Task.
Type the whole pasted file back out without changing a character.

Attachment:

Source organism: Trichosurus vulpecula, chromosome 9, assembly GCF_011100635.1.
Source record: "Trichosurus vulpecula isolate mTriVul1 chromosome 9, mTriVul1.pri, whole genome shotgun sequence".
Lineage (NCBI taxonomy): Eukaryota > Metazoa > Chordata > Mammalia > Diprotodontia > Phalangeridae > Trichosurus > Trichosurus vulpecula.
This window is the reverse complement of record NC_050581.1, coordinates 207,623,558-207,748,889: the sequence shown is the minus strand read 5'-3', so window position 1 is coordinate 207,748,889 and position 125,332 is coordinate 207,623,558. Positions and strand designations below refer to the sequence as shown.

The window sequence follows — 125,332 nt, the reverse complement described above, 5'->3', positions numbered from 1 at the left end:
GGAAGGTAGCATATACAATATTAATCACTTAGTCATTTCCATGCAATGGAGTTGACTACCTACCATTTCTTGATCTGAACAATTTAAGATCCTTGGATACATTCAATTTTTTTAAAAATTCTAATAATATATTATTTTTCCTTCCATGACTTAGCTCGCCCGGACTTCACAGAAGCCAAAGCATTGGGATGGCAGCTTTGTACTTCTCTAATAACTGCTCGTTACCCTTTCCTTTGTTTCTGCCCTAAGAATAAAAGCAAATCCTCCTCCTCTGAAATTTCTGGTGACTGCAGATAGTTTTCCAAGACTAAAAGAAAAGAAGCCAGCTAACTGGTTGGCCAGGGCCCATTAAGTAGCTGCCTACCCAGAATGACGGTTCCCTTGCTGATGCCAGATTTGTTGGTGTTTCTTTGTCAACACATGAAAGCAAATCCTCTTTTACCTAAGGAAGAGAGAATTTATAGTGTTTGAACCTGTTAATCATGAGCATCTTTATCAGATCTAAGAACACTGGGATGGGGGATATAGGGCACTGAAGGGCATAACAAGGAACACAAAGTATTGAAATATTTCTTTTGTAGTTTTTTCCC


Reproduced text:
Source organism: Trichosurus vulpecula, chromosome 9, assembly GCF_011100635.1.
Source record: "Trichosurus vulpecula isolate mTriVul1 chromosome 9, mTriVul1.pri, whole genome shotgun sequence".
Lineage (NCBI taxonomy): Eukaryota > Metazoa > Chordata > Mammalia > Diprotodontia > Phalangeridae > Trichosurus > Trichosurus vulpecula.
This window is the reverse complement of record NC_050581.1, coordinates 207,623,558-207,748,889: the sequence shown is the minus strand read 5'-3', so window position 1 is coordinate 207,748,889 and position 125,332 is coordinate 207,623,558. Positions and strand designations below refer to the sequence as shown.

The window sequence follows — 125,332 nt, the reverse complement described above, 5'->3', positions numbered from 1 at the left end:
GGAAGGTAGCATATACAATATTAATCACTTAGTCATTTCCATGCAATGGAGTTGACTACCTACCATTTCTTGATCTGAACAATTTAAGATCCTTGGATACATTCAATTTTTTTAAAAATTCTAATAATATATTATTTTTCCTTCCATGACTTAGCTCGCCCGGACTTCACAGAAGCCAAAGCATTGGGATGGCAGCTTTGTACTTCTCTAATAACTGCTCGTTACCCTTTCCTTTGTTTCTGCCCTAAGAATAAAAGCAAATCCTCCTCCTCTGAAATTTCTGGTGACTGCAGATAGTTTTCCAAGACTAAAAGAAAAGAAGCCAGCTAACTGGTTGGCCAGGGCCCATTAAGTAGCTGCCTACCCAGAATGACGGTTCCCTTGCTGATGCCAGATTTGTTGGTGTTTCTTTGTCAACACATGAAAGCAAATCCTCTTTTACCTAAGGAAGAGAGAATTTATAGTGTTTGAACCTGTTAATCATGAGCATCTTTATCAGATCTAAGAACACTGGGATGGGGGATATAGGGCACTGAAGGGCATAACAAGGAACACAAAGTATTGAAATATTTCTTTTGTAGTTTTTTCCC